Airport bestsellers and pontifical articles preach the same view — the rapid industrialization of technology is ruining us and, most of all, our ability to communicate.
We type so quickly our parents’ parents would fall backward from shame. We click and clack, command exit out of depressing articles. Our fingers foster relationships. We “Netflix and chill,” or just chill, how about you? And sometimes we go days having talked to tons of people and yet none at all.
The rise of ever-connectivity feels like Dudley Dursley’s birthday. What are we supposed to do with all of these gifts? Lay in them, I suppose.
Or, we can take a step back, go out for a hike and think about something — anything larger than ourselves. Take charge of our own volition, instead of staying idle, being suffocated by the sprawl.
That’s exactly what the Wilderness Mamas hope to channel.
Started by a former graduate assistant for the Gender Equity Center (GEC), The Wilderness Mamas is a relatively new establishment to Cal Poly. The club started with the intention of cultivating a space for women to be active and build friendships it is an oasis for anyone in need.
The Wilderness Mamas hike every Friday morning, and embark on miscellaneous trips around the year.
The real goal of the club, said Wilderness Mamas member and history junior Rachel Smith, is to nurture the connection between the mind and body.
“Being outside and in nature brings out a different side of you,” Smith said. “It’s the atmosphere of the group that makes you feel better about yourself.”
For Smith, feeling empowered doesn’t have to come in the form of congratulatory language, it rests on the simultaneous feelings of independence and deep kinship — to her, that’s what makes Wilderness Mamas one of a kind.
The club welcomes all women of varying fitness levels.
“A lot of people who aren’t ‘outdoorsy’ could feel a little bit hesitant, but that’s the great thing about (Wilderness Mamas),” Smith said. “It incorporates everyone.”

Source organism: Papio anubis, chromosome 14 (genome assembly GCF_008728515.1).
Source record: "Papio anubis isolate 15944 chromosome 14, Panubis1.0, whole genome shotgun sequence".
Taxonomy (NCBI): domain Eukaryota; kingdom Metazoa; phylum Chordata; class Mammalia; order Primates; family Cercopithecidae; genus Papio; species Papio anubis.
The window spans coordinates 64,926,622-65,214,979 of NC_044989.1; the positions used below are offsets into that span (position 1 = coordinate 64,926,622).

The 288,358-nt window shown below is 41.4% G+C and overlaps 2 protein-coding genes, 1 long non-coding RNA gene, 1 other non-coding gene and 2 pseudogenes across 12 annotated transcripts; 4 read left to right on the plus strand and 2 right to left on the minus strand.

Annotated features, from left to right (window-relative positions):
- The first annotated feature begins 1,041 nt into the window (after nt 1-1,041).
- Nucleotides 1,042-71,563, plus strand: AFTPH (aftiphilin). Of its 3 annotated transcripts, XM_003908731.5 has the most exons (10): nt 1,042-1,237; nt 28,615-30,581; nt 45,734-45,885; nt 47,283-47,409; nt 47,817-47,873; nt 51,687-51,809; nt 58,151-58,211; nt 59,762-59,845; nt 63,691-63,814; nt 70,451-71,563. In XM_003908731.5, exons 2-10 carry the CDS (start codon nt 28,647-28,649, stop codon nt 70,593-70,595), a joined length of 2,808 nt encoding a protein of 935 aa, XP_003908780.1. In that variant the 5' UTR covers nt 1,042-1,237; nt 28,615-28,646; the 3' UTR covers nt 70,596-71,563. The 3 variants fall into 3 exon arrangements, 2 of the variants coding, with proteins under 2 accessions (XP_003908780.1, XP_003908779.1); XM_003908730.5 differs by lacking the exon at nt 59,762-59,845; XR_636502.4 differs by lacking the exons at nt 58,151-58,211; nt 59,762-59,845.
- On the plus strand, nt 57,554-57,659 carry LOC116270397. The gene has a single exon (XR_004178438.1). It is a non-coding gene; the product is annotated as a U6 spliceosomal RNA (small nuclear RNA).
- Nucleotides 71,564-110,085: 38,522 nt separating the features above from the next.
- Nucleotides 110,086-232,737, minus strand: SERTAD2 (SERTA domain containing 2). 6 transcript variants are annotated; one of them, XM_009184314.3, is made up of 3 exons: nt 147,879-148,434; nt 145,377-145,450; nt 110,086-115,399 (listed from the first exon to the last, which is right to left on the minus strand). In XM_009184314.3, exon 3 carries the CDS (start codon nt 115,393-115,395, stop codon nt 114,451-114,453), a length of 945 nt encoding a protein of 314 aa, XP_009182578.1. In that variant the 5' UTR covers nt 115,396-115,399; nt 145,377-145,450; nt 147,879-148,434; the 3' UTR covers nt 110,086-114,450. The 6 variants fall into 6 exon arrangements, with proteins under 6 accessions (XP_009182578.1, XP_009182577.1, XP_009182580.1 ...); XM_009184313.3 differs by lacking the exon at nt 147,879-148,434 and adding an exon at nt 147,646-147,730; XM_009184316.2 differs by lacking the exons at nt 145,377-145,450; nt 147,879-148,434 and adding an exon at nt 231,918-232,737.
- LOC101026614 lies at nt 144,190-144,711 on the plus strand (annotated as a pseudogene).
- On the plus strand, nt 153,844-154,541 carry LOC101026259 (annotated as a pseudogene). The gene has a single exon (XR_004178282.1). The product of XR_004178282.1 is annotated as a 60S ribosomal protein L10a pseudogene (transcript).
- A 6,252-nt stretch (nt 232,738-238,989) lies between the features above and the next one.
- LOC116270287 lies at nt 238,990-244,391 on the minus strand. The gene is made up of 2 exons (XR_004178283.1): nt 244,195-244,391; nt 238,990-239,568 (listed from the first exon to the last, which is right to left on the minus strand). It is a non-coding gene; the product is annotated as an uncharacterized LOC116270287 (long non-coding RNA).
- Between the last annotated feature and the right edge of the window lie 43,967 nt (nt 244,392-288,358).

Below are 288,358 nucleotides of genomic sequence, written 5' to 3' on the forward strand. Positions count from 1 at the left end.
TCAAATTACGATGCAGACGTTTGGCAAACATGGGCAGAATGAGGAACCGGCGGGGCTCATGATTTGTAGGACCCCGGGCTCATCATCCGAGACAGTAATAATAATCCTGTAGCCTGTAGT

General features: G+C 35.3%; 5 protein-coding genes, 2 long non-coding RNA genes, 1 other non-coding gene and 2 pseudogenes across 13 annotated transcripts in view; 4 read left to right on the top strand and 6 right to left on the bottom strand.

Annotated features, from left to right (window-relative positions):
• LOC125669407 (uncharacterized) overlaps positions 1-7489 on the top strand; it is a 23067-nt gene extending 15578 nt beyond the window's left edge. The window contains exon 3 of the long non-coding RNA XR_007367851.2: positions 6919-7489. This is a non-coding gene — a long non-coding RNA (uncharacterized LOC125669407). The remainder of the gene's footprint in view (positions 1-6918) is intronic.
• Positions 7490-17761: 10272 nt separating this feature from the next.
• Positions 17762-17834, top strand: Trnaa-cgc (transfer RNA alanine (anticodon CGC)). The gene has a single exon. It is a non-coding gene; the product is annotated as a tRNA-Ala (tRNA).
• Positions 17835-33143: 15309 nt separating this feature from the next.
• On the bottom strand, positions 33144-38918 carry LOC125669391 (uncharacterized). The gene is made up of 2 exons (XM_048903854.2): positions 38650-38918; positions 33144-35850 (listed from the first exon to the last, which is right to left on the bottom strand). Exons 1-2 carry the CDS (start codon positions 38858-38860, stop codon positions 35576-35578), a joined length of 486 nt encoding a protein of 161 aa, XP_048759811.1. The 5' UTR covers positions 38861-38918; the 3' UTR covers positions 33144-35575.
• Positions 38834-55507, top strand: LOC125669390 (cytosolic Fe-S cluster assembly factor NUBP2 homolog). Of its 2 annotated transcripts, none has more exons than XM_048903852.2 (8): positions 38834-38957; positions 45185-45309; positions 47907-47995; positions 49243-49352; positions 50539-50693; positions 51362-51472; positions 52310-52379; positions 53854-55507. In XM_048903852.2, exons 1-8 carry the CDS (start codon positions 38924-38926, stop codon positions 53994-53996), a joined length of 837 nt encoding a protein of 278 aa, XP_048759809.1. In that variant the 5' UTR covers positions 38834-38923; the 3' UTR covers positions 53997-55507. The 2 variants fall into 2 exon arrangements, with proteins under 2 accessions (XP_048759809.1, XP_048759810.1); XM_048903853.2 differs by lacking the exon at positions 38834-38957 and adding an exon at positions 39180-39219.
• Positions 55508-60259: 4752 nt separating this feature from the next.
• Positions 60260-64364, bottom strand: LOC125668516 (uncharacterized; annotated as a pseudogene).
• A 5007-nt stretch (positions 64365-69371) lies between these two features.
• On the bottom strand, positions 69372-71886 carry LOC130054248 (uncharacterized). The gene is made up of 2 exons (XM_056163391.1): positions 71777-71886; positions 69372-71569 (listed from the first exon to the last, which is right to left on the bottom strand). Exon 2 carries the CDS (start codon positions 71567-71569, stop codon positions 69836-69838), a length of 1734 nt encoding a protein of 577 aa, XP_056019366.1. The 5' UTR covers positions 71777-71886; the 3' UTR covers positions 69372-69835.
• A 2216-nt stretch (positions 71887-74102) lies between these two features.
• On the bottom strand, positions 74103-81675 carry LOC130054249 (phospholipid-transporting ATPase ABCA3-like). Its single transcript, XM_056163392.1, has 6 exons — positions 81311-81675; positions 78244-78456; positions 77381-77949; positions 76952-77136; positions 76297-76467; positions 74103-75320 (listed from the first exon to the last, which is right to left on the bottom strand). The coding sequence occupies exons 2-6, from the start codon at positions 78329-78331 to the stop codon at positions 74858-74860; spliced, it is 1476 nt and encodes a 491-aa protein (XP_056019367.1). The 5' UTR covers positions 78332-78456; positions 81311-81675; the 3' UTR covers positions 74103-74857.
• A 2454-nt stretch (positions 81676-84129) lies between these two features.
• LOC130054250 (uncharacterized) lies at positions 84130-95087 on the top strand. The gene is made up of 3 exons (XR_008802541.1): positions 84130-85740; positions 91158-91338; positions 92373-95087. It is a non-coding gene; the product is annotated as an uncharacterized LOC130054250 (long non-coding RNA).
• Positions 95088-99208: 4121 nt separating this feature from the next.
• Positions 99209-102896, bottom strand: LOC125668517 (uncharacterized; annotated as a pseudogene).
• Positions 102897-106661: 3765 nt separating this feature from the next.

Animal science sophomore Madison Wells, who is responsible for club logistics, has helped with the group since it started last year. She’d been involved with the GEC and was asked to help. Wells said the inspiration for the Wilderness Mamas was to create something along the lines of PolyEscapes, but free and for girls.
“Maya (the original founder) really wanted it to be a place for girls who felt sort of ‘in between,’” Wells said. “Like ones that don’t have a car, or like to exercise but don’t like going to the gym and aren’t in a sorority.”
Unlike the gym, Wilderness Mamas is far more than exercise — it’s bonding with intention.
“It’s based around coming together with a common interest — not for intense, judgmental exercise,” Wells said. “The gym can be intimidating.”
And the intentions aren’t so abstract. Before every Friday morning hike, the women come together and discuss their weeks — setting individual intentions, or goals for the next. Sometimes the intentions are as topical as completing a taxing climb, but others dig a little deeper with goals like being nicer or less judgmental.
For the ever-revolving Wilderness Mamas, these mornings mean more than just breaking a sweat; the hikes are cathartic, and for some, the only space they truly feel at ease with themselves and their surroundings.
“I’m in the College of Agriculture, but I feel I don’t always fit the mold,” Wells said. “It’s nice to be around like-minded people who know what you’re talking about and have something to add.”
Atypical of many of the agriculture students, Wells grew up in San Jose, which she says often makes her feel like a “city outsider.”
“A lot of people have opinions that I don’t agree with, and majority always rules in those classes,” she said. “Sometimes it’s scary to speak up.”
Wells said the club is a place to feel consistently supported, intellectually stimulated, comfortable in her own skin. A space for women to be women.
Sociology junior Madeline White joined the Wilderness Mamas almost immediately after coming to Cal Poly as a transfer student from the Bay Area. For her, being outdoors is a large component of the way she manages stress and decompresses from mental bustle.
“It’s a release,” White said. “The girls are really wonderful and super accepting. It’s nice to be around independent people who want to make a positive impact in the world.”